This makes the book probably not the easiest, most page turning read you have encountered, at the same time the book raises so many points that reflection is in order anyway. The limited action there is is well paced and sufficiently gripping but it is much more the dawning of understanding that drives the plot and the book overall.

The book should work for most people who like their science fiction a bit more cerebral, with less focus of space fights and more on societal change and thought experiments. At any rate, one can say that it is a classic in its field and that it deserves to be read for that alone.
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Format: Kindle Edition Verified Purchase
I first read this at age fifteen and was enthralled. Thirty years later I have just read it again and found it as fresh, intriguing and thought provoking as ever. Even though I could remember where the plot was heading, my recent enjoyment was undiminished.
My only minor criticisms are, 1. The ending is abrupt and leaves the reader hanging, 2. Some of the themes are underdeveloped. The book could easily have been twice as long, but still works very well as it is. The writing is top quality and highly welcome among the current culture of sub-professional sci-fi novels. In my opinion, this fascinating story has not aged at all in fifty eight years, a remarkable achievement in a genre where some of the best known works seem dated after two decades and archaic after five.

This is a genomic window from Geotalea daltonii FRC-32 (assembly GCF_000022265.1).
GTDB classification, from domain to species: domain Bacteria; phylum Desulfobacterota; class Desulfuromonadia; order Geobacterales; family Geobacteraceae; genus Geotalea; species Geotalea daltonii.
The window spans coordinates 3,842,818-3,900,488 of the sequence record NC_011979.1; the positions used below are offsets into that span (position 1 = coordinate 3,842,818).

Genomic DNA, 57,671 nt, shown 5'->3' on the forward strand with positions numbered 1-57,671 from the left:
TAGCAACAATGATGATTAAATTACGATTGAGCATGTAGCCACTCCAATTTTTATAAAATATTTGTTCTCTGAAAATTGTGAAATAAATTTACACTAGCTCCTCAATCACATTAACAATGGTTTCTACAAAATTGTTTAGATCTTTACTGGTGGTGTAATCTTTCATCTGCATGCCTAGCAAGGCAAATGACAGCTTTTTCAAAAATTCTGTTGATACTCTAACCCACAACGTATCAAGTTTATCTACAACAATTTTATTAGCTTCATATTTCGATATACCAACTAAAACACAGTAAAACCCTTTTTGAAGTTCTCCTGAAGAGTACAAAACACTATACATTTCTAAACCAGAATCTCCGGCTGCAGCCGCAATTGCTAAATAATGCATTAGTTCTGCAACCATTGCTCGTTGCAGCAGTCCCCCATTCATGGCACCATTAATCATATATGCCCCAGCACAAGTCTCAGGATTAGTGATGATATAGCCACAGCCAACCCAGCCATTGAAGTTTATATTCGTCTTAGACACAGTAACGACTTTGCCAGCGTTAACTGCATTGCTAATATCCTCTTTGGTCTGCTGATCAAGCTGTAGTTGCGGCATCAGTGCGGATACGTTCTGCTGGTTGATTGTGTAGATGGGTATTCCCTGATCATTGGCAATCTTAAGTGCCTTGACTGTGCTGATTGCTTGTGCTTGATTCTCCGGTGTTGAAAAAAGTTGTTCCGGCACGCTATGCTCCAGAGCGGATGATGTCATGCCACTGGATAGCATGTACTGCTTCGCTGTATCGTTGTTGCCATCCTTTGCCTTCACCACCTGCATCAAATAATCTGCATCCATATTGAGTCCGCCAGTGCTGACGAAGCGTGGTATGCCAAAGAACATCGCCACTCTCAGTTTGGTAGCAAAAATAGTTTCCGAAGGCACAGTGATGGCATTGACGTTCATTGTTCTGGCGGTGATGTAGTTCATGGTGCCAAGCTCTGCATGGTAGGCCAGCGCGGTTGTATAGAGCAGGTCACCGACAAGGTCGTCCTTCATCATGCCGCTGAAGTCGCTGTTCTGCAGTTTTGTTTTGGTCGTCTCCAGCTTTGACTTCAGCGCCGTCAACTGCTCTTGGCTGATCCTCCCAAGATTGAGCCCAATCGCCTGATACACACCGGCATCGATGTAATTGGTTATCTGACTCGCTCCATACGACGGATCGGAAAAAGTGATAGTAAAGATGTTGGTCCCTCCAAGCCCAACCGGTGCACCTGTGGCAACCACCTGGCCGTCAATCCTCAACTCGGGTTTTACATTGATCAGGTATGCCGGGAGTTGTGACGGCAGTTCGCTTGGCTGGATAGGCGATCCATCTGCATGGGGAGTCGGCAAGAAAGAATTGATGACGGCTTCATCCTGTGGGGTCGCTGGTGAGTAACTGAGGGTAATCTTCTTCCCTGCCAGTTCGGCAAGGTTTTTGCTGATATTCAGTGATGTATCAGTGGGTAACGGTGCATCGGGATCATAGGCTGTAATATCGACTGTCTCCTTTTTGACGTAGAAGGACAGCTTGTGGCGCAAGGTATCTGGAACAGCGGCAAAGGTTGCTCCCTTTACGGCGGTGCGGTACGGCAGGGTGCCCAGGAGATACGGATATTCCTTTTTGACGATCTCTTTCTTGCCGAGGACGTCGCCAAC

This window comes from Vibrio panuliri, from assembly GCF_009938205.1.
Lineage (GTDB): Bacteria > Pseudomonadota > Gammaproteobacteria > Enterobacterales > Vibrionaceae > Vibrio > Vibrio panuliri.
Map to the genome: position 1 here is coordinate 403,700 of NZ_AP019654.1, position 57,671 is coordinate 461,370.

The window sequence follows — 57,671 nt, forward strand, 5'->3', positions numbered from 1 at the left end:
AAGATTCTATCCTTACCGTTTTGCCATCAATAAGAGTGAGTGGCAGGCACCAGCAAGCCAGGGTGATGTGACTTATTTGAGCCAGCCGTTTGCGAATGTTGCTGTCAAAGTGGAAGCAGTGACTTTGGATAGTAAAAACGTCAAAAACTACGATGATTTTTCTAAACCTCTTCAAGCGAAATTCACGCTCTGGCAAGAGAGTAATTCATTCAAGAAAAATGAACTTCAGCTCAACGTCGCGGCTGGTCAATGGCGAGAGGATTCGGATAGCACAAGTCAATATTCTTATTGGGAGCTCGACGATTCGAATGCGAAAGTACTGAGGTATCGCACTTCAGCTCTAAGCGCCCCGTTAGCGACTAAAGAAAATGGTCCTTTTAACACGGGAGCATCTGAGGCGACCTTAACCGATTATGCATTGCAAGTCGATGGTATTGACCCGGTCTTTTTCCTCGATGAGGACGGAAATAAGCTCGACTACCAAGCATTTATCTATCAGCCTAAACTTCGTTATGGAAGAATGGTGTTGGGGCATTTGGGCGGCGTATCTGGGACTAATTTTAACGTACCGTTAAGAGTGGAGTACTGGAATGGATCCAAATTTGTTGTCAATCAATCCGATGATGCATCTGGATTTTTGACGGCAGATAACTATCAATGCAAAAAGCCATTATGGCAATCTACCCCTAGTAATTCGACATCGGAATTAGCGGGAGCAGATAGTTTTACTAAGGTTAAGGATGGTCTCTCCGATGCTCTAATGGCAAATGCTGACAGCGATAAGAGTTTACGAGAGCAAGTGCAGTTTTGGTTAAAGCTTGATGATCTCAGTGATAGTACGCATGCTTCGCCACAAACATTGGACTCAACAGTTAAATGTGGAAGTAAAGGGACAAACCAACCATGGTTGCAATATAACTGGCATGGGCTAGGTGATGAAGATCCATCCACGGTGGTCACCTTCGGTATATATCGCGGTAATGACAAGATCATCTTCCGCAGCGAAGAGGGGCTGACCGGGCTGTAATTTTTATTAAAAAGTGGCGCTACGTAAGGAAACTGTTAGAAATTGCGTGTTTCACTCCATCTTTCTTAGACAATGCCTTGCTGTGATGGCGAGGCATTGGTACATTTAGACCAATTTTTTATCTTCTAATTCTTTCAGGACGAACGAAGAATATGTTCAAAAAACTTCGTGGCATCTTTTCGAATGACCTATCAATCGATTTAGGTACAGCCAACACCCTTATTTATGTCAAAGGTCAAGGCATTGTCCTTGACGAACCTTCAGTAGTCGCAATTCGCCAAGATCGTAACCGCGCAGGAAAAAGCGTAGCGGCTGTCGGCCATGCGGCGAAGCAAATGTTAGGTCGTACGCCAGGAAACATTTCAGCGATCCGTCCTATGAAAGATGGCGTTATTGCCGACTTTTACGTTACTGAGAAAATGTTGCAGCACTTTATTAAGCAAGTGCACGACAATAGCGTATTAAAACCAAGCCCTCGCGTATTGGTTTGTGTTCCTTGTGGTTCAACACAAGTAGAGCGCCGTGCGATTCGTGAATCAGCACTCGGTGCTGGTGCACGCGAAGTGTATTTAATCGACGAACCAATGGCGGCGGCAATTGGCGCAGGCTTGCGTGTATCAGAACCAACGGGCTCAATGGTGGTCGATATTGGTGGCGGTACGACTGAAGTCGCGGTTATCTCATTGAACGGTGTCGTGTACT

The characters are a rag tag bunch, often angry, sometimes violent, yet pitiable in their ignorance, like lost children running wild. As their known world both crumbles and enlarges, they are forced to change with it, but their thirst for discovery takes them beyond the hard questions of life and grows to a size big enough to threaten everything they need to survive.